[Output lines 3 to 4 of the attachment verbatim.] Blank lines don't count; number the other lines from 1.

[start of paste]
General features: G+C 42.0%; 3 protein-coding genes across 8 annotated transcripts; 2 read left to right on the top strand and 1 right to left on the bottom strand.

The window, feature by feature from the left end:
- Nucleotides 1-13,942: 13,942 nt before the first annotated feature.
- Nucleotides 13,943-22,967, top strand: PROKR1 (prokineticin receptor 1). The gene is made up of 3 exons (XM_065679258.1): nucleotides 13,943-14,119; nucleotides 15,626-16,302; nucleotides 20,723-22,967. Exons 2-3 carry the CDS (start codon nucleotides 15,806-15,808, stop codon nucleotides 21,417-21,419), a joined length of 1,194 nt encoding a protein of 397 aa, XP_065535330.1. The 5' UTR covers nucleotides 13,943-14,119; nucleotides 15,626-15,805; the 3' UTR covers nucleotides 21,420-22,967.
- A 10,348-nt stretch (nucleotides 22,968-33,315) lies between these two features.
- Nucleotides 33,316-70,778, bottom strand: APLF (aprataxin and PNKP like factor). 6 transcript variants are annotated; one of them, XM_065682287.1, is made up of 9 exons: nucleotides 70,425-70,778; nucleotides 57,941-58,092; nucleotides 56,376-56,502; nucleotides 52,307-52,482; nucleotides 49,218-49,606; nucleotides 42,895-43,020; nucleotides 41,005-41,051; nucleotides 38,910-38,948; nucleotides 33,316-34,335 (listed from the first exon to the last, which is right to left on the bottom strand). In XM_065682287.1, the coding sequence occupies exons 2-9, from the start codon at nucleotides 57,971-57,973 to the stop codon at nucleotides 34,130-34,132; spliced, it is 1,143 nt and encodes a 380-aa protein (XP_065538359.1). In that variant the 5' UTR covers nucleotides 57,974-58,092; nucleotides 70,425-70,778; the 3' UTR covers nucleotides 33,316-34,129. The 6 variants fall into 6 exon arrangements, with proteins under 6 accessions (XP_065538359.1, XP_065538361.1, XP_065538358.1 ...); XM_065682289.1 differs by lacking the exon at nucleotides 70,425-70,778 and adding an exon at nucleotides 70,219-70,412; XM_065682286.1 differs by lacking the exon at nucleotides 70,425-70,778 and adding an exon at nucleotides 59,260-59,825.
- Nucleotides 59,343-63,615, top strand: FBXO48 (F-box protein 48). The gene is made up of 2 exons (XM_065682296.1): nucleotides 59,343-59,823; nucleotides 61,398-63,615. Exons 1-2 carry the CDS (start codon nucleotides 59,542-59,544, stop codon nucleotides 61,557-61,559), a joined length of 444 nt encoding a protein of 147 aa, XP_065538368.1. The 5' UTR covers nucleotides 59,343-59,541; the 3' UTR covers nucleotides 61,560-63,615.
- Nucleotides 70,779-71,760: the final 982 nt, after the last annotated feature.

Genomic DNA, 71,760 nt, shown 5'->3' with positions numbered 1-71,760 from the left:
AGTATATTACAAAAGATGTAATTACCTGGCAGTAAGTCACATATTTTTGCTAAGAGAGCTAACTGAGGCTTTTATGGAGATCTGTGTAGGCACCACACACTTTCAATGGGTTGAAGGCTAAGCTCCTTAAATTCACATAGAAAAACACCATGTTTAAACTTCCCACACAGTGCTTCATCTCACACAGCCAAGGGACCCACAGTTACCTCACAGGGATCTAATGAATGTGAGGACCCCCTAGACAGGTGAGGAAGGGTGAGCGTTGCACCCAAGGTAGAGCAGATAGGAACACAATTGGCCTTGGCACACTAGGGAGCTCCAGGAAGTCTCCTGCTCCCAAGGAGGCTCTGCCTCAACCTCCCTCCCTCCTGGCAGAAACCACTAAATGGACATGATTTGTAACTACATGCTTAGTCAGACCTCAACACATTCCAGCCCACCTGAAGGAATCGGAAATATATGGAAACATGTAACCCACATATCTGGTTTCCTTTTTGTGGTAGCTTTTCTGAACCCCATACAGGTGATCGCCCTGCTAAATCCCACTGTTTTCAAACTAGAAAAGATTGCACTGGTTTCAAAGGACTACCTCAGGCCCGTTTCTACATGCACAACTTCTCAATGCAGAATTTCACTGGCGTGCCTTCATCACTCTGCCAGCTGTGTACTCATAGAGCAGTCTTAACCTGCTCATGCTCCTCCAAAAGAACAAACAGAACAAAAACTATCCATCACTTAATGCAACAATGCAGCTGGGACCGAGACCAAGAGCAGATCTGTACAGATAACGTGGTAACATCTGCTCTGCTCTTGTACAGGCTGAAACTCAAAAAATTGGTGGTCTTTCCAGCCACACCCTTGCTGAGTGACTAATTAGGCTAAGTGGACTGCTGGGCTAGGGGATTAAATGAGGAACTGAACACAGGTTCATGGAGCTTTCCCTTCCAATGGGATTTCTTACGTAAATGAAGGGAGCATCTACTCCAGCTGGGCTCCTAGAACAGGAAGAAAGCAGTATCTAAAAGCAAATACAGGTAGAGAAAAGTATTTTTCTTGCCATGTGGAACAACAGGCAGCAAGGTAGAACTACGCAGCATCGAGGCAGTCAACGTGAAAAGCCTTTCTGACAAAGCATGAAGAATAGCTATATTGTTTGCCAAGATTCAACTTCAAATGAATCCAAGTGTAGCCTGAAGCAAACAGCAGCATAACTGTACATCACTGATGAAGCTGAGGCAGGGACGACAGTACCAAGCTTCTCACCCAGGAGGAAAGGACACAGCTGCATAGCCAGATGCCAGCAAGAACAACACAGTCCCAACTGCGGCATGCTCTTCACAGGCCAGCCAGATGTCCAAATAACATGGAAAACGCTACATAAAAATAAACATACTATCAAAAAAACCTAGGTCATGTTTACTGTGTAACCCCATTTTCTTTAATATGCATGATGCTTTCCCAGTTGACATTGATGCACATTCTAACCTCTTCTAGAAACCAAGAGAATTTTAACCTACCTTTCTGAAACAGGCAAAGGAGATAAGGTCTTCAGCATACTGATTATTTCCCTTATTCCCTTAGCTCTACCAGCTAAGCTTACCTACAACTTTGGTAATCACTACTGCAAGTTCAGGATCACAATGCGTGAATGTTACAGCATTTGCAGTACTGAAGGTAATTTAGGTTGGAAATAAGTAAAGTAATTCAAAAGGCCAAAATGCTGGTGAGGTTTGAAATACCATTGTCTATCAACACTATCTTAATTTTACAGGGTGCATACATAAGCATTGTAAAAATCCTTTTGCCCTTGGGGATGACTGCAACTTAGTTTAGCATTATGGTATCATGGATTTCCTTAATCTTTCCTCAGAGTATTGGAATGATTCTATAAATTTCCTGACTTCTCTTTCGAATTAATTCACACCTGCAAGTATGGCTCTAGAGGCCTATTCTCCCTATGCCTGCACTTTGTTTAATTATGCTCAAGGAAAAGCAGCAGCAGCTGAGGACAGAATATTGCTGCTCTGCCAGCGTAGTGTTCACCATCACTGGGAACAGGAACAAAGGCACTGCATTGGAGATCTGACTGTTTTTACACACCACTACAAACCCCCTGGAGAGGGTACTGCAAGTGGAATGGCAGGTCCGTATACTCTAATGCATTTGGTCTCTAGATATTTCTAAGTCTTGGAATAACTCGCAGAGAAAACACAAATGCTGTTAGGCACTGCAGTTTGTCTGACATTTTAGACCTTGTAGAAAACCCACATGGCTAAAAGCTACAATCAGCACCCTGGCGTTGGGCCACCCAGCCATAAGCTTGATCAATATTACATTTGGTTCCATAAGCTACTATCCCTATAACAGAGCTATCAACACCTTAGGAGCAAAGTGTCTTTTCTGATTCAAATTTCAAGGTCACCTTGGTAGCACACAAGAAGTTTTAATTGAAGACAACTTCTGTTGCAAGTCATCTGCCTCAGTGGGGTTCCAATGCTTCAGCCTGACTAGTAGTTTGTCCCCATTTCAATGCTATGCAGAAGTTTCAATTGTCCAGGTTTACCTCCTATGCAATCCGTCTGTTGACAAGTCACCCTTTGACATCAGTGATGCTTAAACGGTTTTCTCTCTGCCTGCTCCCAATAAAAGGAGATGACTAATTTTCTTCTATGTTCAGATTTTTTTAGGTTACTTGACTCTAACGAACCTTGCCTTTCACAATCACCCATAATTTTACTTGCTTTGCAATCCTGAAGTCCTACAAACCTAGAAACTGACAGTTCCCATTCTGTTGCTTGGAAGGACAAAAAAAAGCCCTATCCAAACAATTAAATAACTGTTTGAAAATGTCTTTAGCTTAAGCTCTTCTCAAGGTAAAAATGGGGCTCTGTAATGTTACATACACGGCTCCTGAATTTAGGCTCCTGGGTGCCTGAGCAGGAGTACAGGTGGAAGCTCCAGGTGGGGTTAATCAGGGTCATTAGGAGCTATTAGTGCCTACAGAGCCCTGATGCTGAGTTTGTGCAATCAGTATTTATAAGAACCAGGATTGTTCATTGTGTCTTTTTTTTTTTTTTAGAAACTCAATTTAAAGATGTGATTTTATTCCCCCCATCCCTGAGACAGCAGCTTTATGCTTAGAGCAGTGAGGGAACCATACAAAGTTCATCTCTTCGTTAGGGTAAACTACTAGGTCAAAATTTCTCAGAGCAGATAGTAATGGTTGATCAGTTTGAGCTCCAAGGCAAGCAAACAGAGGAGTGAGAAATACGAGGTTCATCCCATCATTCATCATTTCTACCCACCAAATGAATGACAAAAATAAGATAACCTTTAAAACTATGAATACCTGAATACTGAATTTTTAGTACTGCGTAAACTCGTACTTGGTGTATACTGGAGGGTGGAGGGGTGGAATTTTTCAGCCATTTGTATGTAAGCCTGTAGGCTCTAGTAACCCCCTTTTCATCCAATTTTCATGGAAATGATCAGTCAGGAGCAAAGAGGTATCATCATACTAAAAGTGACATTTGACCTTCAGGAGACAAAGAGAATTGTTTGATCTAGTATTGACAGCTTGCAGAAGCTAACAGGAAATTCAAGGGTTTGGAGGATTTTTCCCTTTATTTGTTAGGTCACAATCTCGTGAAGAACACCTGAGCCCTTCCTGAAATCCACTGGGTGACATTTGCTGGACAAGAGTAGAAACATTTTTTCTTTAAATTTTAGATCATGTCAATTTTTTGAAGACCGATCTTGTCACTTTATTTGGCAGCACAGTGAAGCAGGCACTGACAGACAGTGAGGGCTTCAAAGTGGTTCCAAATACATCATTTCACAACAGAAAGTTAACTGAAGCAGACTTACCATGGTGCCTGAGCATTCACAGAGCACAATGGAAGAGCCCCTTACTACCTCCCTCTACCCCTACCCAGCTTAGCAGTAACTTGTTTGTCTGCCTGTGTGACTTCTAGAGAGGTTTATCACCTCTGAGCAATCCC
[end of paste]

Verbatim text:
- Nucleotides 1-13,942: 13,942 nt before the first annotated feature.
- Nucleotides 13,943-22,967, top strand: PROKR1 (prokineticin receptor 1). The gene is made up of 3 exons (XM_065679258.1): nucleotides 13,943-14,119; nucleotides 15,626-16,302; nucleotides 20,723-22,967. Exons 2-3 carry the CDS (start codon nucleotides 15,806-15,808, stop codon nucleotides 21,417-21,419), a joined length of 1,194 nt encoding a protein of 397 aa, XP_065535330.1. The 5' UTR covers nucleotides 13,943-14,119; nucleotides 15,626-15,805; the 3' UTR covers nucleotides 21,420-22,967.